Southwest's passage clear
Improved infrastructure, and industry changes, lure discount carrier to Logan
When Southwest Airlines Co. entered New England in the late 1990s with flights departing from Providence and Manchester, the low-cost carrier knew it picked the right airports each time its executives drove to Logan International Airport in Boston.
"There was massive construction going on. There were a lot of detour signs," said Steve Sisneros, Southwest's Dallas-based manager of properties who previously was the airline's area marketing manager based at T. F. Green Airport near Providence. "We used to laugh about how the Big Dig was really helping us because the congestion was really a mess."
Since then, the gridlock has loosened thanks to the completion in 2007 of the largest public works project in US history, which took about 15 years to reroute Boston's main highway beneath city streets, add lanes, and create a straight shot to Logan. That weighed heavily on Southwest's decision to launch service at Logan by the fall, and it highlights how both the airline and the airport have evolved over the past decade.
"Boston Logan today is not the same Boston Logan was 15 years ago," said Bob Jordan, Southwest's executive vice president of strategy and planning. "The Big Dig, making it much easier to get to Boston Logan, obviously attracts folks. If we're not there and it's easier to get there, they can't fly us."
Southwest started flying in 1971 as a no-frills airline that beat the big network carriers at keeping costs - and airfares - low and flights on time. Its secret? Flying directly between secondary airports, which offered cheaper landing fees and terminal rents, avoided the logistical hassles associated with connecting flights, and were less congested than big-city airports. That business model grew popular with leisure travelers with more time than money to spare.
Today, with 64 destinations and the most daily domestic departures of any US carrier, Southwest wants to continue growing but is running out of secondary markets to serve. Plus, like all the other airlines squeezed by volatile fuel costs and vacationers' recession-driven cutbacks, Southwest wants to attract more profitable business travelers. That combination has pushed Southwest into busier airports. It plans to launch service at Minneapolis/St. Paul International Airport next month and New York's La Guardia Airport later this year.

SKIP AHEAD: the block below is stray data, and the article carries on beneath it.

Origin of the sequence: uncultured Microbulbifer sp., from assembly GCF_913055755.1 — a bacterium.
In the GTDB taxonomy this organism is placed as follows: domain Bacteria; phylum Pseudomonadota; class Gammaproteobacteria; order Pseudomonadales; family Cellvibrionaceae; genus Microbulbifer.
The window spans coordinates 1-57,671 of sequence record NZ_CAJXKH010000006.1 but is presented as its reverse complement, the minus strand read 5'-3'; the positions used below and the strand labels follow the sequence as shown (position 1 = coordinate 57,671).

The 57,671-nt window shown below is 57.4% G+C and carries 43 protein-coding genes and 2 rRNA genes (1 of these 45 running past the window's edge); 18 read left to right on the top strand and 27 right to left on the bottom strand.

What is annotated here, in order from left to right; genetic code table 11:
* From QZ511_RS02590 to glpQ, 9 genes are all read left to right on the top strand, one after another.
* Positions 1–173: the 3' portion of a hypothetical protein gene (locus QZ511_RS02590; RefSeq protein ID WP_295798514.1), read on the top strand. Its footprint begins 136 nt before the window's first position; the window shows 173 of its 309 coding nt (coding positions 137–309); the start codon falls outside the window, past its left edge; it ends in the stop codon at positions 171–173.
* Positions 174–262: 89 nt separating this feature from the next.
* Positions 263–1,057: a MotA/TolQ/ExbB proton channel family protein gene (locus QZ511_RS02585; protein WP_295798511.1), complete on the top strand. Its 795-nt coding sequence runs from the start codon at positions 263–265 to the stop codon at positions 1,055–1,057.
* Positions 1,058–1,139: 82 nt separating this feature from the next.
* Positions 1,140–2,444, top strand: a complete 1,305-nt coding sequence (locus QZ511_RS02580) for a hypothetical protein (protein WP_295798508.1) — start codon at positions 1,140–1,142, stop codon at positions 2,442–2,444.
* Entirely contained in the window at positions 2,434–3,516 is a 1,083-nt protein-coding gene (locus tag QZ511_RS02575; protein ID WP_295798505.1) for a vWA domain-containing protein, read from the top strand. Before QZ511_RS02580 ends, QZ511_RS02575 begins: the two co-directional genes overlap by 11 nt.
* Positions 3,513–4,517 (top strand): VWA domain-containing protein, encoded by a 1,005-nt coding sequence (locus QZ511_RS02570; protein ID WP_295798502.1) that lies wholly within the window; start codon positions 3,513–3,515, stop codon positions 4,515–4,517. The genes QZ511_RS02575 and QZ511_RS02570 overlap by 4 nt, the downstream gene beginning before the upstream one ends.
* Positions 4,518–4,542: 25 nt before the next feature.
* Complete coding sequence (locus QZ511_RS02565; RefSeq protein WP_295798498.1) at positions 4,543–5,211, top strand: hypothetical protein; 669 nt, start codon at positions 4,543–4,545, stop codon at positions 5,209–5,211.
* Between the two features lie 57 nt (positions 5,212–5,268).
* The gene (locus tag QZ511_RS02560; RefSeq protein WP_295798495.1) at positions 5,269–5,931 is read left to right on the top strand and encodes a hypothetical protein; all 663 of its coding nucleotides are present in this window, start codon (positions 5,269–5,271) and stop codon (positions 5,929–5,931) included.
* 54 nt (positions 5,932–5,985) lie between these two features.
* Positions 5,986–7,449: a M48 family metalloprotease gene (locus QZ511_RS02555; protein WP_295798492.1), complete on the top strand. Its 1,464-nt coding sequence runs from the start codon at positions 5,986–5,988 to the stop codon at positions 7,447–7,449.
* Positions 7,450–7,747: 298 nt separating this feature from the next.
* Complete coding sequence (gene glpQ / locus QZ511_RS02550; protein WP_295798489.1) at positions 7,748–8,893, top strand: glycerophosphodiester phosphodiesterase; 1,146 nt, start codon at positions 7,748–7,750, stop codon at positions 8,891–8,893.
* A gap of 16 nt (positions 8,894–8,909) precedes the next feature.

Meanwhile, Logan has been investing in ways to shed its reputation as an expensive, inconvenient, and chaotic airport for both passengers and airlines. Over the past decade, the Massachusetts Port Authority, which runs Logan, has poured $4.4 billion into modernizing the facilities and their surroundings. Among other things, it built snazzier food courts, expanded parking, and completed the I-90 Ted Williams Tunnel so a drive between Logan and Boston's Financial District takes considerably less time than before.
Perhaps the most significant changes came between 2003 and 2006, when Logan finished adding a fifth air carrier runway, opened the ultramodern Terminal A, and expanded international Terminal E. The new runway reduces delays by an estimated 32 percent and allows planes to keep taking off on days when strong northwest winds would otherwise leave the aircraft sitting on Logan's tarmac and ripple delays through an airline's national network. The terminal renovations also gave Logan eight additional gates.